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It takes less than 30 seconds to see what all the fuss is about with ISOFIX child seats, and why some people have been campaigning for years for them to be made legal in Australia.
The first thing you notice is how easy the seat is to fit, with its metal rails poking out the base and slotting simply into the ISOFIX connecting points that have previously sat fallow in many cars in this country.
Holden even bravely launched the VF Commodore in 2013 with ISOFIX points, despite the fact it was still illegal to buy a seat until late last year.
After years of struggling with the seatbelt-retaining system of traditional seats, which can be about as challenging as tieing your shoe laces with your eyes closed and cheese graters on your hands, the ISOFIX system is a revelation.
You immediately appreciate just how incredibly rigid the ISOFIX seat system feels
That simplicity also means that, as the new seats are snapped up by Australian families, the appalling number of child restraints that are incorrectly fitted - estimated to be more than 80 per cent at present - will fall sharply.
The other thing you immediately appreciate is just how incredibly rigid the ISOFIX seat system feels by comparison, with virtually no lateral movement compared to the older seatbelt-fitted design.
Mike Lumley, the Technical Director for Britax Safe and Sound, which finally started selling ISOFIX seats here last October, says the system is simply "far superior".
You quite literally feel like a better parent just using one
"In terms of lateral movement in a side impact, and also forward movement, you simply can't make a seatbelt hold the same way as a rigid connection," he explains.
"There's also no doubt that the ISOFIX is a more intuitive system, when it comes to fitting one in your vehicle."
Here at CarsGuide.com.au we've been road testing a Britax Trufix (RRP $499) for two months now, and every time we install it in a new car we're struck again by how much more solid, and thus much safer, it feels.
Standards Australia has been working on introducing a local standard for ISOFIX since 2002
You quite literally feel like a better parent just using one, which makes us wonder why we put up with the old system for so long.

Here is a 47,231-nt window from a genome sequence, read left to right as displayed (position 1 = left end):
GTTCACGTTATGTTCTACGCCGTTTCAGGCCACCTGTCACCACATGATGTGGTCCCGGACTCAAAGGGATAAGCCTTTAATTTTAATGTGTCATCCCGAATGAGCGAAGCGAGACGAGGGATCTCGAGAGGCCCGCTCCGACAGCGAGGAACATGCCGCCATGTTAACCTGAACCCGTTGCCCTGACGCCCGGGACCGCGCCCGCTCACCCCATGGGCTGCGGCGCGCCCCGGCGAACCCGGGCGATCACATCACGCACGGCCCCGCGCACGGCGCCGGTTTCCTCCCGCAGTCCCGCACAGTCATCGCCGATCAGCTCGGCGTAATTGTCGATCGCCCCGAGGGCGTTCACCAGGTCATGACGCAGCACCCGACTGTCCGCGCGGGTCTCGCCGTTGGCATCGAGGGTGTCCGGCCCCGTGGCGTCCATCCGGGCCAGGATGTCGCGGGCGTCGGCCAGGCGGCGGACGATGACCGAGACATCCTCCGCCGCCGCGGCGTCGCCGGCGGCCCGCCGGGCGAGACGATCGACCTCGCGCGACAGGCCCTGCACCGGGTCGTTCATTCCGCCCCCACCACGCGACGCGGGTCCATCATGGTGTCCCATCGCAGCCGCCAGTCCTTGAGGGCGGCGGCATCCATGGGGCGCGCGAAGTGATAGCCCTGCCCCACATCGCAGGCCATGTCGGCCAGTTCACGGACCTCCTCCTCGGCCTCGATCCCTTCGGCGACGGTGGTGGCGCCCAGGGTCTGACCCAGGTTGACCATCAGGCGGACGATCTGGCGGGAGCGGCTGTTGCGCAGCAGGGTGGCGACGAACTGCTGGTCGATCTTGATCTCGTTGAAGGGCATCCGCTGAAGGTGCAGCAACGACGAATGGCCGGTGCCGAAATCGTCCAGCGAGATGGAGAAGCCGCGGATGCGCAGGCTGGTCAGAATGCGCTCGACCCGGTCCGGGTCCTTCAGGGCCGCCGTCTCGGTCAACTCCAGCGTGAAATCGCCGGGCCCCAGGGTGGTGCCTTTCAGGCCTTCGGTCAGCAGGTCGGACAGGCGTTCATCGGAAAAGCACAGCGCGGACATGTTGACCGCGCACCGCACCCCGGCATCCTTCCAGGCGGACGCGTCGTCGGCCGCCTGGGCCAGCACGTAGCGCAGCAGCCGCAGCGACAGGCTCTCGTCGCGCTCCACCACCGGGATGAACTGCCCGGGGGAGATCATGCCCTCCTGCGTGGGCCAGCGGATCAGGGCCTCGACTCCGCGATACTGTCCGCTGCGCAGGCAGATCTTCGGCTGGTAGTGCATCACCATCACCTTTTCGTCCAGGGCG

Mr Lumley explains that it was all about a difference of opinion between Australia (and our friends, Canada) and the rest of the world over whether a system anchored rigidly to the car should still have a top tether attachment as well.
"Standards Australia has been working on introducing a local standard for ISOFIX since 2002 and ultimately the decision was made by the Department of Transport that there should be further testing, which delayed the introduction here...for quite a while," he says.
"There was testing done that showed the two point rigid connection at the base plus the top tether was the best performance, but the Europeans decided it was too difficult and went without the top strap."
After what seems an inexcusably slow bureaucratic process, a ruling saying we should be allowed to use ISOFIX was published in 2013, but it still took until September 2014 for that to be made official.
The result is that, unlike Europe, our ISOFIX seats must have a top tether fitted as well, which reduces the possibility of rotation and provides, according to Mr Lumley, the best of both worlds.
Almost 80 per cent of sales are now ISOFIX
"It's logical, you have something retaining the bottom of the seat, so you should have something restraining the top as well, and Australia has been saying that for a long time," he says.
The market reaction, particularly from people who've been waiting for years for ISOFIX to be available, has been swift, according to Britax's marketing manager, Narenna Bloomfield.
"We relaunched our Platinum SICT with ISOFIX ($659) and without ($629) in October...almost 80 per cent of sales are now ISOFIX, demonstrating that families are keen to adopt the new installation method," Ms Bloomfield says.
"Anecdotal feedback has also been that even if consumers do not have ISOFIX they may plan to purchase a vehicle equipped with ISOFIX in the future, and therefore are more willing to buy an ISOFIX car seat now."
There's no question that most people in the market for a new seat who compare the two fitting methods directly will plump for the ISOFIX, but the law won't require them to.
The availability of ISOFIX chid seats is a huge, and much welcome, step forward
Under the ADRs it is still legal to sell cars here without the ISOFIX fitting points in the back seats, and the seatbelt-restrained versions are also likely to remain on the market for the forseeable future.
"Although there have been European vehicles sold here with ISOFIX lower anchorages for many years, it could take 10 or 20 years for most of those vehicles that didn't have the anchorages to move out of the Australian fleet," Mr Lumley explains.
It may have been a long time coming, but for the safety of our youngest car occupants, the availability of ISOFIX chid seats is a huge, and much welcome, step forward.